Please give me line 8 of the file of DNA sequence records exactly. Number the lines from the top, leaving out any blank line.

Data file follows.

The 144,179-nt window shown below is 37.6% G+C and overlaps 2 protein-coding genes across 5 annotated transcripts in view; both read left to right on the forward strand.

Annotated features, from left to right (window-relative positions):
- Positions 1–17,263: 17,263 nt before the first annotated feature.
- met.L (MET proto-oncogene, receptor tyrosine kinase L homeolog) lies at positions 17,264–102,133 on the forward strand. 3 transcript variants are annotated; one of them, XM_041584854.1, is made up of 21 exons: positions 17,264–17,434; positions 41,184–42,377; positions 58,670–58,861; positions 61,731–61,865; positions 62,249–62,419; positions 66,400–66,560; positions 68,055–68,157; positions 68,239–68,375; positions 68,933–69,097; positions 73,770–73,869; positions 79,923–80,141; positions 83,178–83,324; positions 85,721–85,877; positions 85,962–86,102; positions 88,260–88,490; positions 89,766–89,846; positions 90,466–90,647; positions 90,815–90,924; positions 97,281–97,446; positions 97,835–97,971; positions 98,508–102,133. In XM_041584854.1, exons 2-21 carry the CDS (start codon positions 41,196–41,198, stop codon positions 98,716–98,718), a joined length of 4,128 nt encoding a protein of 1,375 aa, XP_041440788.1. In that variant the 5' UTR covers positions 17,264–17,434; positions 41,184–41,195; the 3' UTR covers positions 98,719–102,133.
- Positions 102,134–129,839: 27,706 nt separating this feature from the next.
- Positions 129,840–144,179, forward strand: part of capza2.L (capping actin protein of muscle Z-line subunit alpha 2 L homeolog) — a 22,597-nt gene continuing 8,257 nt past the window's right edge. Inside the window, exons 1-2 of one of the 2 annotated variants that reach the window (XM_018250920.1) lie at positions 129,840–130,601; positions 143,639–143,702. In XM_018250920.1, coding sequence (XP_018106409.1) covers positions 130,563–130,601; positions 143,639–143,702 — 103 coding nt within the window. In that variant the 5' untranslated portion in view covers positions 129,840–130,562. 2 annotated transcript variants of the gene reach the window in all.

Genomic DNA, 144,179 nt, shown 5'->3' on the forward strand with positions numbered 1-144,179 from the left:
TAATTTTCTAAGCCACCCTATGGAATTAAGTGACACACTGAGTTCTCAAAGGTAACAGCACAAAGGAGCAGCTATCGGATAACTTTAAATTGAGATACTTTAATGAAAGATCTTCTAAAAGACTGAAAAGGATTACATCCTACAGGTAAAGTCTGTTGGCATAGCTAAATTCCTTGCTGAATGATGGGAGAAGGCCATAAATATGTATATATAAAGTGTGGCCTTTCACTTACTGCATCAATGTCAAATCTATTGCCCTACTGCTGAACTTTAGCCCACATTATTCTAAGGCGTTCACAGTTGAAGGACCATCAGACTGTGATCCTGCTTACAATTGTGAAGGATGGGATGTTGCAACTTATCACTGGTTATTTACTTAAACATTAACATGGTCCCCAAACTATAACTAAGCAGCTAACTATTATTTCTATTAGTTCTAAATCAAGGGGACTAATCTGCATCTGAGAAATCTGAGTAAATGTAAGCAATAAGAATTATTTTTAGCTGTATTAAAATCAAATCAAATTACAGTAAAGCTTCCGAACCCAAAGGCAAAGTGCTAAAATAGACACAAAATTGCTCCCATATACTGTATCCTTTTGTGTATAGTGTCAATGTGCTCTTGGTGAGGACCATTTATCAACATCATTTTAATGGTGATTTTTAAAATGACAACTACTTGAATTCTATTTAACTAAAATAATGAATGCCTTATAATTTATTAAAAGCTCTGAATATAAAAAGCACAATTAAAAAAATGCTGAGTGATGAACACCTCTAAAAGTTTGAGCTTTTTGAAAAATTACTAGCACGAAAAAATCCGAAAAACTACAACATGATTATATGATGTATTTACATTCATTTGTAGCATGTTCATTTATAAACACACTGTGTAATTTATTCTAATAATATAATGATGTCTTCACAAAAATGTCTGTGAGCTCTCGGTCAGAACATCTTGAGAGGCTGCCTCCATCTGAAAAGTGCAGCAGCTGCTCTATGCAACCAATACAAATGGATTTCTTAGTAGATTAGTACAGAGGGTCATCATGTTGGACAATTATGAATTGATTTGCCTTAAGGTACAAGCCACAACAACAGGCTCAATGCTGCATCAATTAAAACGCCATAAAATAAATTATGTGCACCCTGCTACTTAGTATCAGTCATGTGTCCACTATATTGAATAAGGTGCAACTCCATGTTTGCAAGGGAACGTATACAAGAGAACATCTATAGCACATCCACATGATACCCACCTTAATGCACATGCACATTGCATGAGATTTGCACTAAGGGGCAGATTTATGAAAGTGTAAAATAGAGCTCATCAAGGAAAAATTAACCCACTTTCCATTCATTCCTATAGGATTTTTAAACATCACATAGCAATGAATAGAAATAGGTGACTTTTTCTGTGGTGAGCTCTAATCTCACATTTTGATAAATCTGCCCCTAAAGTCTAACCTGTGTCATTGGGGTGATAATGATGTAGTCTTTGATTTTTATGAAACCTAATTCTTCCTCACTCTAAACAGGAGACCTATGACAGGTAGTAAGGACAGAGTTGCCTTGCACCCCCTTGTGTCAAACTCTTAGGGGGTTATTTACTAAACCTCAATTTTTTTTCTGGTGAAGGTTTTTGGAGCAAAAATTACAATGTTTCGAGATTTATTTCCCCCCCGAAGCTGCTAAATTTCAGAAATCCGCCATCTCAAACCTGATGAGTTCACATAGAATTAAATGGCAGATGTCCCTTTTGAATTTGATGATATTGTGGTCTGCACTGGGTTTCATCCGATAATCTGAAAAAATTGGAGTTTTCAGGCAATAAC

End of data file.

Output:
TAATTTTCTAAGCCACCCTATGGAATTAAGTGACACACTGAGTTCTCAAAGGTAACAGCACAAAGGAGCAGCTATCGGATAACTTTAAATTGAGATACTTTAATGAAAGATCTTCTAAAAGACTGAAAAGGATTACATCCTACAGGTAAAGTCTGTTGGCATAGCTAAATTCCTTGCTGAATGATGGGAGAAGGCCATAAATATGTATATATAAAGTGTGGCCTTTCACTTACTGCATCAATGTCAAATCTATTGCCCTACTGCTGAACTTTAGCCCACATTATTCTAAGGCGTTCACAGTTGAAGGACCATCAGACTGTGATCCTGCTTACAATTGTGAAGGATGGGATGTTGCAACTTATCACTGGTTATTTACTTAAACATTAACATGGTCCCCAAACTATAACTAAGCAGCTAACTATTATTTCTATTAGTTCTAAATCAAGGGGACTAATCTGCATCTGAGAAATCTGAGTAAATGTAAGCAATAAGAATTATTTTTAGCTGTATTAAAATCAAATCAAATTACAGTAAAGCTTCCGAACCCAAAGGCAAAGTGCTAAAATAGACACAAAATTGCTCCCATATACTGTATCCTTTTGTGTATAGTGTCAATGTGCTCTTGGTGAGGACCATTTATCAACATCATTTTAATGGTGATTTTTAAAATGACAACTACTTGAATTCTATTTAACTAAAATAATGAATGCCTTATAATTTATTAAAAGCTCTGAATATAAAAAGCACAATTAAAAAAATGCTGAGTGATGAACACCTCTAAAAGTTTGAGCTTTTTGAAAAATTACTAGCACGAAAAAATCCGAAAAACTACAACATGATTATATGATGTATTTACATTCATTTGTAGCATGTTCATTTATAAACACACTGTGTAATTTATTCTAATAATATAATGATGTCTTCACAAAAATGTCTGTGAGCTCTCGGTCAGAACATCTTGAGAGGCTGCCTCCATCTGAAAAGTGCAGCAGCTGCTCTATGCAACCAATACAAATGGATTTCTTAGTAGATTAGTACAGAGGGTCATCATGTTGGACAATTATGAATTGATTTGCCTTAAGGTACAAGCCACAACAACAGGCTCAATGCTGCATCAATTAAAACGCCATAAAATAAATTATGTGCACCCTGCTACTTAGTATCAGTCATGTGTCCACTATATTGAATAAGGTGCAACTCCATGTTTGCAAGGGAACGTATACAAGAGAACATCTATAGCACATCCACATGATACCCACCTTAATGCACATGCACATTGCATGAGATTTGCACTAAGGGGCAGATTTATGAAAGTGTAAAATAGAGCTCATCAAGGAAAAATTAACCCACTTTCCATTCATTCCTATAGGATTTTTAAACATCACATAGCAATGAATAGAAATAGGTGACTTTTTCTGTGGTGAGCTCTAATCTCACATTTTGATAAATCTGCCCCTAAAGTCTAACCTGTGTCATTGGGGTGATAATGATGTAGTCTTTGATTTTTATGAAACCTAATTCTTCCTCACTCTAAACAGGAGACCTATGACAGGTAGTAAGGACAGAGTTGCCTTGCACCCCCTTGTGTCAAACTCTTAGGGGGTTATTTACTAAACCTCAATTTTTTTTCTGGTGAAGGTTTTTGGAGCAAAAATTACAATGTTTCGAGATTTATTTCCCCCCCGAAGCTGCTAAATTTCAGAAATCCGCCATCTCAAACCTGATGAGTTCACATAGAATTAAATGGCAGATGTCCCTTTTGAATTTGATGATATTGTGGTCTGCACTGGGTTTCATCCGATAATCTGAAAAAATTGGAGTTTTCAGGCAATAAC